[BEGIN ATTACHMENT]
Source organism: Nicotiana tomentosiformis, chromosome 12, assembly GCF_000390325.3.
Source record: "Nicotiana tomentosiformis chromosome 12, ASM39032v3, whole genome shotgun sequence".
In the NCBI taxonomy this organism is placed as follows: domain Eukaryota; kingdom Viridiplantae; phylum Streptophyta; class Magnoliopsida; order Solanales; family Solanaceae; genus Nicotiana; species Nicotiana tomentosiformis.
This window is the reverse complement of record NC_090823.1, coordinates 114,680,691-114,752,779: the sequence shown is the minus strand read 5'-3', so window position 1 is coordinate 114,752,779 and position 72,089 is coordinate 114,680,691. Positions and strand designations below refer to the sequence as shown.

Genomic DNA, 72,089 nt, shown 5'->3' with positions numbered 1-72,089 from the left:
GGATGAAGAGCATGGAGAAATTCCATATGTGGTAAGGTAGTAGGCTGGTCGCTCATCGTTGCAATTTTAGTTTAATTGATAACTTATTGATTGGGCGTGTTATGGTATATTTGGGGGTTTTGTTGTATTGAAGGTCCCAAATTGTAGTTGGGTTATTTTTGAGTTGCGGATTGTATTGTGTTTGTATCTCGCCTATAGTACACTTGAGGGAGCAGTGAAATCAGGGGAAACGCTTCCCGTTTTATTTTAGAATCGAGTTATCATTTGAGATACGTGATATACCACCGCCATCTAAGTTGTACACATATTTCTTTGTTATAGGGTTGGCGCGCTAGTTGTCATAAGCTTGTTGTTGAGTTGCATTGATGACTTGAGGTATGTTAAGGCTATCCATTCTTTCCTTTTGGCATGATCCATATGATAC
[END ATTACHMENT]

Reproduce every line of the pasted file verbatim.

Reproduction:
Source organism: Nicotiana tomentosiformis, chromosome 12, assembly GCF_000390325.3.
Source record: "Nicotiana tomentosiformis chromosome 12, ASM39032v3, whole genome shotgun sequence".
In the NCBI taxonomy this organism is placed as follows: domain Eukaryota; kingdom Viridiplantae; phylum Streptophyta; class Magnoliopsida; order Solanales; family Solanaceae; genus Nicotiana; species Nicotiana tomentosiformis.
This window is the reverse complement of record NC_090823.1, coordinates 114,680,691-114,752,779: the sequence shown is the minus strand read 5'-3', so window position 1 is coordinate 114,752,779 and position 72,089 is coordinate 114,680,691. Positions and strand designations below refer to the sequence as shown.

Genomic DNA, 72,089 nt, shown 5'->3' with positions numbered 1-72,089 from the left:
GGATGAAGAGCATGGAGAAATTCCATATGTGGTAAGGTAGTAGGCTGGTCGCTCATCGTTGCAATTTTAGTTTAATTGATAACTTATTGATTGGGCGTGTTATGGTATATTTGGGGGTTTTGTTGTATTGAAGGTCCCAAATTGTAGTTGGGTTATTTTTGAGTTGCGGATTGTATTGTGTTTGTATCTCGCCTATAGTACACTTGAGGGAGCAGTGAAATCAGGGGAAACGCTTCCCGTTTTATTTTAGAATCGAGTTATCATTTGAGATACGTGATATACCACCGCCATCTAAGTTGTACACATATTTCTTTGTTATAGGGTTGGCGCGCTAGTTGTCATAAGCTTGTTGTTGAGTTGCATTGATGACTTGAGGTATGTTAAGGCTATCCATTCTTTCCTTTTGGCATGATCCATATGATAC